BACKGROUND: Hepatitis B virus infection remains an important problem in hemodialysis patients. Only 50 to 60% of the patients develop seroconversion (anti-HBs Ab titer > 10 IU/L) after intramuscular hepatitis B vaccination. Small dose intradermal inoculation method of hepatitis B vaccine has been reported to be effective as well as economical, and could provide rapid seroconvesion of immunity. The aim of the present study was to compare the efficacy of intradermal hepatitis B vaccination with intramuscular vaccination in hemodialysis patients. MATERIAL AND METHOD: Fifty one hemodialysis patients were randomly assigned to two groups, 25 patients received a total 7 doses of 10 mmicrog of recombinant hepatitis B vaccine (Engerix B) intradermally every 2 weeks (ID group), whereas 26 patients received 40 microg intramuscularly at 0, 1, 2 and 6 months (IM group). Anti-HBs Ab titer was measured at 2, 3, 4 and 7 months after the first vaccination in both groups. Vaccination responses were classified into 3 subgroups according to anti-HBs Ab titer and these included excellent response (> 1,000 IU/L), good response (10-999 IU/L) and non-response (< 10 IU/L). RESULTS: The seroconversion rates at 2, 3, 4, and 7 months in the ID group were 56%, 76%, 88%, and 92% compared with 31%, 42%, 65%, and 69% in the IM group, respectively. Only the seroconversion rates at 3 months were significantly higher in the ID group (76% versus 42%, p = 0.03). At 7 months after the first vaccination, good and excellent responders in the ID group were 72% (18/25) and 20% (5/25) compared with 34.5% (9/26) and 34.5% (9/26), respectively (p > 0.05). Only minor side effects were observed. CONCLUSION: Seven doses of 10 mg intradermal vaccination induced a high seroconversion rate and were comparable with intramuscular regimen. Intradermal vaccination may be helpful for the rapid induction of protective level of antibodies and may be a cost-saving alternative to intramuscular vaccination in hemodilaysis patients.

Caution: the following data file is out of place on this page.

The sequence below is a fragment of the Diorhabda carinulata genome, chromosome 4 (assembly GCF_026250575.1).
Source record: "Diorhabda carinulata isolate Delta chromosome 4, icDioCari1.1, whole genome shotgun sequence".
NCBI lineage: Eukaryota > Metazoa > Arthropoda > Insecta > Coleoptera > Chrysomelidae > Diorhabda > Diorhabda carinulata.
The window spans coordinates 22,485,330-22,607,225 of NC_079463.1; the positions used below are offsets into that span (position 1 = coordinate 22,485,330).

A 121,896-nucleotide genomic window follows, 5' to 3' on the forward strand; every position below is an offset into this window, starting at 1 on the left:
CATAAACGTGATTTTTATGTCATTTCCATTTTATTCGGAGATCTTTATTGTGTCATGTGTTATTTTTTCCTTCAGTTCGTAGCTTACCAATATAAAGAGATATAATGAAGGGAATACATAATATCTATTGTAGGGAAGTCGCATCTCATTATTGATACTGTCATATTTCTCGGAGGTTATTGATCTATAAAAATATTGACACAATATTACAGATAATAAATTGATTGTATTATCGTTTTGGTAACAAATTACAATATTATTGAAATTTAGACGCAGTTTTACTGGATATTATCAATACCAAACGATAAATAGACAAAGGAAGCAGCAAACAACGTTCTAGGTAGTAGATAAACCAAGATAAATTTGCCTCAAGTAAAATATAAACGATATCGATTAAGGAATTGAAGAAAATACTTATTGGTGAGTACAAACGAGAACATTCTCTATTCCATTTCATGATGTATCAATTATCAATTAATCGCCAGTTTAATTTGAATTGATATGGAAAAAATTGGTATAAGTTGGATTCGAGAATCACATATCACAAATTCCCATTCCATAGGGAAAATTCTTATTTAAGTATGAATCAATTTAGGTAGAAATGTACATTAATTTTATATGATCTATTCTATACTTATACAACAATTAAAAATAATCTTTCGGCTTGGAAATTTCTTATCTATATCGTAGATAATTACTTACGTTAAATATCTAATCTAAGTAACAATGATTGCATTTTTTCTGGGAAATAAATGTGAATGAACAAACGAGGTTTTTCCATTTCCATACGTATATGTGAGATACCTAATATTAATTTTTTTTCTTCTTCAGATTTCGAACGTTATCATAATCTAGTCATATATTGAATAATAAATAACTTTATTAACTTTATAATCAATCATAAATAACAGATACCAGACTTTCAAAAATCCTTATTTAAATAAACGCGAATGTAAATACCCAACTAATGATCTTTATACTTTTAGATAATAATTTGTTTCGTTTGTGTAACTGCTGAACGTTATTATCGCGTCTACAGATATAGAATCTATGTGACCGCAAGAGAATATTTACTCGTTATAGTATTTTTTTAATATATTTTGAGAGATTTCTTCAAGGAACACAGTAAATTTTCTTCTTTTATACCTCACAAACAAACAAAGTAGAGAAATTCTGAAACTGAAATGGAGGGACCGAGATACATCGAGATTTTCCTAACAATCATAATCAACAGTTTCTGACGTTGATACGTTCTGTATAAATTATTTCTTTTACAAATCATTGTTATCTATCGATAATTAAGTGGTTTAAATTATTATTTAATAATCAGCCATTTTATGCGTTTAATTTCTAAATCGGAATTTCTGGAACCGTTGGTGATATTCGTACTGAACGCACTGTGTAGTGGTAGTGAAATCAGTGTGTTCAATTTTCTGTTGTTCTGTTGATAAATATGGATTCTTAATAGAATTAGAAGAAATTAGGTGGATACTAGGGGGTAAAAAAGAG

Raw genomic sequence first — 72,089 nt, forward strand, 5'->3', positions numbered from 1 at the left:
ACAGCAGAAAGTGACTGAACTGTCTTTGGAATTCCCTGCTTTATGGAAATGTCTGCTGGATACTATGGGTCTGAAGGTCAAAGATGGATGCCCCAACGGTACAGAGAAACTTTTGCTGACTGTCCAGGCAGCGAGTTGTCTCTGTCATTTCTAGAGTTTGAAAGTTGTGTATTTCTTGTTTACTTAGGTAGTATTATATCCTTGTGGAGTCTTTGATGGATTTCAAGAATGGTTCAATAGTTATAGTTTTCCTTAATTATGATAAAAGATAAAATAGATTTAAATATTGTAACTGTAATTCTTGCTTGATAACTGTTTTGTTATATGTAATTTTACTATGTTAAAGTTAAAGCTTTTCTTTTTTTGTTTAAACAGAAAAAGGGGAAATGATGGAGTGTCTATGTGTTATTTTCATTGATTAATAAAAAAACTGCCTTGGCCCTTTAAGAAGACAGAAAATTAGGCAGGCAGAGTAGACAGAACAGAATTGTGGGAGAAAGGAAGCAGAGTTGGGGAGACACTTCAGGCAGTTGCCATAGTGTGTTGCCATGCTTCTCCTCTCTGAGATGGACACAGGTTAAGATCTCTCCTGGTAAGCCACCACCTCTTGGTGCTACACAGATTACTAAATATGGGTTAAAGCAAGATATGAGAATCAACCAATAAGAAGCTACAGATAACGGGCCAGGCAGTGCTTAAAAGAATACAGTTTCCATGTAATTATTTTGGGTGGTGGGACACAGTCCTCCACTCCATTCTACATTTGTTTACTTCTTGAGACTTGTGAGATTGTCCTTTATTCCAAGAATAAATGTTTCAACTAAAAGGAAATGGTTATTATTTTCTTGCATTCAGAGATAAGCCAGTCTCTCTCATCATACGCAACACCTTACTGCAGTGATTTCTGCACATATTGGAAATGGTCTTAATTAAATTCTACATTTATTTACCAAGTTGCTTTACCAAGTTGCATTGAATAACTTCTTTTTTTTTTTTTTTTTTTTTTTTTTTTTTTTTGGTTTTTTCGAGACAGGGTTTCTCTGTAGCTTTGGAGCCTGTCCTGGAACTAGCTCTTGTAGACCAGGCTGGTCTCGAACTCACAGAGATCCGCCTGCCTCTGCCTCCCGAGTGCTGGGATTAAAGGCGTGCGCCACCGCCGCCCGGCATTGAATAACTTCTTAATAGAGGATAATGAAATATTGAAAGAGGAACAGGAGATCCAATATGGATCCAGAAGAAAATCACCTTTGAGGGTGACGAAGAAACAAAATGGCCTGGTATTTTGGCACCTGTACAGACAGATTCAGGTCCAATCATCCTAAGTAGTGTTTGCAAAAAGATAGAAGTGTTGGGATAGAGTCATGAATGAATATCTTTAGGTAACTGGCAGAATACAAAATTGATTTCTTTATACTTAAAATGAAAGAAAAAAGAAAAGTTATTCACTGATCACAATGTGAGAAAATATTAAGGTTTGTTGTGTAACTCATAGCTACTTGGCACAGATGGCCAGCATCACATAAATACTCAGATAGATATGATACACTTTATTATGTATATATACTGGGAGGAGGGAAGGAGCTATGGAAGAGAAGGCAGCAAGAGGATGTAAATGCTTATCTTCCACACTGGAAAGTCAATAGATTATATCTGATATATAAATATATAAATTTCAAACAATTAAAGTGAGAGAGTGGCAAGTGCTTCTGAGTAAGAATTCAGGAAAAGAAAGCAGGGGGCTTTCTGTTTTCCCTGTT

Subject(s)
Female , Hepatitis B Antibodies/blood , Hepatitis B Surface Antigens/blood , Hepatitis B Vaccines/administration & dosage , Humans , Injections, Intradermal , Injections, Intramuscular , Kidney Failure, Chronic/immunology , Male , Middle Aged , Renal Dialysis , Vaccination/methods
5.
Southeast Asian J Trop Med Public Health ; 2006 ; 37 Suppl 3(): 153-60
Article in English | IMSEAR | ID: sea-30830

ABSTRACT